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I am looking for references for the following theorems.

Theorem 1: Distributive expansion of a CNF formula $P_c$ (product of sums) results in a DNF formula (sum of products) consisting of all prime implicants for $P_c$. $P_c$ is called a Blake canonical form BCF.

Theorem 2: If we transform a disjunctive clause $C_d$ with $k$ literals to a disjunctive clause of conjunctions $C_m$ by replacing each literal $l_i, i = (1, ..., k)$ with the conjunction $(\neg l_1 \wedge ... \wedge \neg l_{i-1} \wedge l_i)$, then $C_m$ will be logically equivalent to $C_d$. The clause $C_m$ is called a clause with maximized conflicts.

Distributive expansion of $C_m$ shows that it is logically equivalent to the unmaximized clause $C_d$, $C_m = C_d$.

Theorem 3: Distributive expansion of a CNF formula with maximized conflicts $P_m$ (product of sums of products), with simplification of outermost clauses before innermost clauses, results in a DNF formula $P_u$ (sum of products) defining a set of (not necessarily prime) implicants $I_u$ for $P_m$. The implicants from $I_u$ cover all possible solutions for $P_m$. The implicants $I_u$ are unique, in that no implicant $M_i \in I_u$ covers the solutions of any other implicant $M_j \in I_u, i \ne j$.

Motivation:

With the discussion in [BROWN] I have finally found the last piece of the puzzle.

Obviously, the restrictions for syllogistic formulae --- namely removal of duplicate literals and elimination of clauses with contradictory literals --- have been loosened over time. However, this seems to have been a process of ad hoc reasoning.

I am missing an exhaustive formal discussion of the consequences. I.e., the set of logically equivalent DNFs represented by their minimal form of a disjunction of "atomic" literals and the influence on the resulting DNFs of partial assignments, which always cover all possible solutions, albeit in different ways.

In order to find out, whether I have to do all of that on my own, I use theorem 3 to show, that besides the well-known Blake canonical form BCF, other non-trivial DNFs of implicants with different properties appear, when the input clauses are generalized from CNF to allow non-syllogistic representations, namely the DNFs from theorem 2. Since that also requires a different order of evaluation which is highly non-intuitive to simplification junkies, I assume that I am out of luck.

It can especially be shown that for selection problems in "direct encoding" (Chapter 2, Handbook of Satisfiability), the input based on theorem 2 alone allows a CDCL solver to solve the problem with significantly less decisions than with plain CNF. Small problems (currently 40 variables, 171 clauses) are even solved earlier with the generally less effective "direct encoding" than with the original CNF encoding. Note, that there is actually never a set of implicants generated in that case.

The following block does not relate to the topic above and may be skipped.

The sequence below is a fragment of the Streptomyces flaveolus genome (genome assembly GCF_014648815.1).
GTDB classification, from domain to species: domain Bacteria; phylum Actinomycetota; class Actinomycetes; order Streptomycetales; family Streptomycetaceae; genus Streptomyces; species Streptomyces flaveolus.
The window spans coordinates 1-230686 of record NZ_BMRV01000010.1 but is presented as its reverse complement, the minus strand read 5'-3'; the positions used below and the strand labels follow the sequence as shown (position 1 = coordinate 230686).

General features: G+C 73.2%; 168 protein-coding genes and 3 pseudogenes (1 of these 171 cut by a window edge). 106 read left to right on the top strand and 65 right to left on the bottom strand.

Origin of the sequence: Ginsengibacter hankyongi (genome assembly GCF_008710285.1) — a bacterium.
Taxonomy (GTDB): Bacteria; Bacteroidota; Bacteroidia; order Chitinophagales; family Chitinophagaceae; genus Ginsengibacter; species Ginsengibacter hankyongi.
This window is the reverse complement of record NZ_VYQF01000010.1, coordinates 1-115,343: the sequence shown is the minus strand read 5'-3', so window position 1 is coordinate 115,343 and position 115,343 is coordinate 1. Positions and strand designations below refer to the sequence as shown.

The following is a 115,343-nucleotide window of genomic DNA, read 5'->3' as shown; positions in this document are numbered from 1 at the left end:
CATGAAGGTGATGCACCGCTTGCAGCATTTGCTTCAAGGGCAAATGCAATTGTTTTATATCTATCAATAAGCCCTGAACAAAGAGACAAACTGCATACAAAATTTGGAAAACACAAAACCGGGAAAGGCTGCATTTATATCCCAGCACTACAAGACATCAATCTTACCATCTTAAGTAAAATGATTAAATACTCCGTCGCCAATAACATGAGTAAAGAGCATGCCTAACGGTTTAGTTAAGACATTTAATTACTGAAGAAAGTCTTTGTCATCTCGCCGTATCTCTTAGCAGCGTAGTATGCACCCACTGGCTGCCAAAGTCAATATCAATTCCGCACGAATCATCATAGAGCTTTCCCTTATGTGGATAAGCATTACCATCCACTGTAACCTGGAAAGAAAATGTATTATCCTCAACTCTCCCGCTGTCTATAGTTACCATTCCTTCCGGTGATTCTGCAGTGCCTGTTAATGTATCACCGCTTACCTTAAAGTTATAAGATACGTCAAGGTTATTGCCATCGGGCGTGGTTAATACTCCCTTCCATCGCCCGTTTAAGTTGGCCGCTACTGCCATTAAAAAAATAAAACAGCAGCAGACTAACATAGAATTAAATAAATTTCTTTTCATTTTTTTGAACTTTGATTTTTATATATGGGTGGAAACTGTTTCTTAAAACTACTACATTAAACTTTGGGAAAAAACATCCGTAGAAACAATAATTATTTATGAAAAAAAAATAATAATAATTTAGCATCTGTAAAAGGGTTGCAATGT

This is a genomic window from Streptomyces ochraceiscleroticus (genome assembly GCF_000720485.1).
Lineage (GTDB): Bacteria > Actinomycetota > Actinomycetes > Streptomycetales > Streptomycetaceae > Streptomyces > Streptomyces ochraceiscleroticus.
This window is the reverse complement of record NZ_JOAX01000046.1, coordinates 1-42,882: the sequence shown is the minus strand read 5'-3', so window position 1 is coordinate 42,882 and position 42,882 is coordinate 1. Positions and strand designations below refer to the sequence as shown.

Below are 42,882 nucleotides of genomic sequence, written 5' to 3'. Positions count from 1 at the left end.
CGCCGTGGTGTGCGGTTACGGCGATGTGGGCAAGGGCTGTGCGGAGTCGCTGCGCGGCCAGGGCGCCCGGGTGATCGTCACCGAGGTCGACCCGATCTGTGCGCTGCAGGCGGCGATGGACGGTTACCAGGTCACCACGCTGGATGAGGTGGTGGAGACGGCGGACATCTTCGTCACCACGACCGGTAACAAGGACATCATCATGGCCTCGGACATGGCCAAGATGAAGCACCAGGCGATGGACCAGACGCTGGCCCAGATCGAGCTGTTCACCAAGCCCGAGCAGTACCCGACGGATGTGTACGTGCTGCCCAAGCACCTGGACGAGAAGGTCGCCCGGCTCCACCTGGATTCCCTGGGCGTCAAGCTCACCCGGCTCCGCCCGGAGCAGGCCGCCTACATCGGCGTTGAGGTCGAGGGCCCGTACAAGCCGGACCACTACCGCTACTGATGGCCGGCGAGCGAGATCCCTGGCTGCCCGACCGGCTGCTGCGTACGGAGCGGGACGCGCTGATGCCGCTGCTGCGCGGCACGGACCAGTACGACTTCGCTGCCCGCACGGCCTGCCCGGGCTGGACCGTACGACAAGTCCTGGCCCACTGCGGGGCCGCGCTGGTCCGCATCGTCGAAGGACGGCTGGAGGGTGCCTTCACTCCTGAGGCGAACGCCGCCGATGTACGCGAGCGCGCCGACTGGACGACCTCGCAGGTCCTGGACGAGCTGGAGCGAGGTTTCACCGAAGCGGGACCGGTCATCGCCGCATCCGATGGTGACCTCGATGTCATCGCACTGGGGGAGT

I have prepared a PDF with examples to illustrate the effects.

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  • 2
    $\begingroup$ What is the claim being made in Theorem 2? Is it that the two formulae are equivalent? Also, look at CDNF, which is used in the learning theory literature. $\endgroup$ – Vijay D Nov 30 '13 at 21:53
  • $\begingroup$ Theorem 2 claims that the formulae are logically equivalent, i.e. in the fully expanded truth table they have the same entries set to true. I can add that, if necessary. The equivalence is $(p \vee q) = (p \vee (\neg p \wedge q))$, as given in the proof concept above. My stepson just told me, that I should not use $\mapsto$. I will fix that. $\endgroup$ – wolfmanx Nov 30 '13 at 22:51
  • $\begingroup$ @VijayD I assume CDNF = canonical disjunctive normal form? What is the relation to the theorems? It does not appear anywhere. I still hope that I find somebody to produce a correct formulation of my insights that finds mercy in the eyes of mathematicians. But I do have improved, haven't I? $\endgroup$ – wolfmanx Nov 30 '13 at 23:42
  • $\begingroup$ Your use of $\mapsto$ was fine. The examples were helpful -- you could have left them. About CDNF, I meant conjunctions of DNF. Don't worry about the writing; it's fine. Also, I realised that the notion of "autarky" might be helpful for you. $\endgroup$ – Vijay D Dec 1 '13 at 2:53
  • $\begingroup$ @VijayD The examples were removed by Kaveh not by me. $\endgroup$ – wolfmanx Dec 1 '13 at 8:58
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Theorem 1 is related to Blake canonical form.

The Wikipedia article refers to

  • Brown, Frank Markham, Boolean Reasoning: The Logic of Boolean Equations,

which in turn references

  • Canonical expressions in Boolean algebra. Ph.D. dissertation U (1937)).
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